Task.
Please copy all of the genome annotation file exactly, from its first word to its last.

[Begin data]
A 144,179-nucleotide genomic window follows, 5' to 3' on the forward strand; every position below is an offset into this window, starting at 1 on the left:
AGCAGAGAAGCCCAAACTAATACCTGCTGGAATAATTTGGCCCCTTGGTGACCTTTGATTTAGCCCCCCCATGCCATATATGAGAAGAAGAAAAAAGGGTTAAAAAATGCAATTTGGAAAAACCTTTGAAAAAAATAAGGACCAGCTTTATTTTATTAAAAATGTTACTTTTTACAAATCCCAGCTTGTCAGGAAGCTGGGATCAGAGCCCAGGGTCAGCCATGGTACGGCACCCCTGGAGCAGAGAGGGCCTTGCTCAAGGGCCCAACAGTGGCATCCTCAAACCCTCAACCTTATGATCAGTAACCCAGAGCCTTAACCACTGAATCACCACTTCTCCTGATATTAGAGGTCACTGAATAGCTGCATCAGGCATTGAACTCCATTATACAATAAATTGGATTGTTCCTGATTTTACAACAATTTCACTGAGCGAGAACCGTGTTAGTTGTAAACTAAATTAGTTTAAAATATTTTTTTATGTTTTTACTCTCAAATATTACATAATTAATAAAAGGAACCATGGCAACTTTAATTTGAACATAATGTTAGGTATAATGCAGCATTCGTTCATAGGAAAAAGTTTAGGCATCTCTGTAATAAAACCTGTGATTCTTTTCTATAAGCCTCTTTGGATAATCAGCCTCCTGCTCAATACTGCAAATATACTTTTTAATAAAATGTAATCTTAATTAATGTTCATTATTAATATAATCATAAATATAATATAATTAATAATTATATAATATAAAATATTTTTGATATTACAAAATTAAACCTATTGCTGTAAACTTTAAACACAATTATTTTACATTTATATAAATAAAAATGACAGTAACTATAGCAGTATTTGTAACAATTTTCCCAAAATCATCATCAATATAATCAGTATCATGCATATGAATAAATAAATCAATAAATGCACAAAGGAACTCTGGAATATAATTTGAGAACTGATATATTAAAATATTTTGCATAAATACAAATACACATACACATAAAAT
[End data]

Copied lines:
A 144,179-nucleotide genomic window follows, 5' to 3' on the forward strand; every position below is an offset into this window, starting at 1 on the left:
AGCAGAGAAGCCCAAACTAATACCTGCTGGAATAATTTGGCCCCTTGGTGACCTTTGATTTAGCCCCCCCATGCCATATATGAGAAGAAGAAAAAAGGGTTAAAAAATGCAATTTGGAAAAACCTTTGAAAAAAATAAGGACCAGCTTTATTTTATTAAAAATGTTACTTTTTACAAATCCCAGCTTGTCAGGAAGCTGGGATCAGAGCCCAGGGTCAGCCATGGTACGGCACCCCTGGAGCAGAGAGGGCCTTGCTCAAGGGCCCAACAGTGGCATCCTCAAACCCTCAACCTTATGATCAGTAACCCAGAGCCTTAACCACTGAATCACCACTTCTCCTGATATTAGAGGTCACTGAATAGCTGCATCAGGCATTGAACTCCATTATACAATAAATTGGATTGTTCCTGATTTTACAACAATTTCACTGAGCGAGAACCGTGTTAGTTGTAAACTAAATTAGTTTAAAATATTTTTTTATGTTTTTACTCTCAAATATTACATAATTAATAAAAGGAACCATGGCAACTTTAATTTGAACATAATGTTAGGTATAATGCAGCATTCGTTCATAGGAAAAAGTTTAGGCATCTCTGTAATAAAACCTGTGATTCTTTTCTATAAGCCTCTTTGGATAATCAGCCTCCTGCTCAATACTGCAAATATACTTTTTAATAAAATGTAATCTTAATTAATGTTCATTATTAATATAATCATAAATATAATATAATTAATAATTATATAATATAAAATATTTTTGATATTACAAAATTAAACCTATTGCTGTAAACTTTAAACACAATTATTTTACATTTATATAAATAAAAATGACAGTAACTATAGCAGTATTTGTAACAATTTTCCCAAAATCATCATCAATATAATCAGTATCATGCATATGAATAAATAAATCAATAAATGCACAAAGGAACTCTGGAATATAATTTGAGAACTGATATATTAAAATATTTTGCATAAATACAAATACACATACACATAAAAT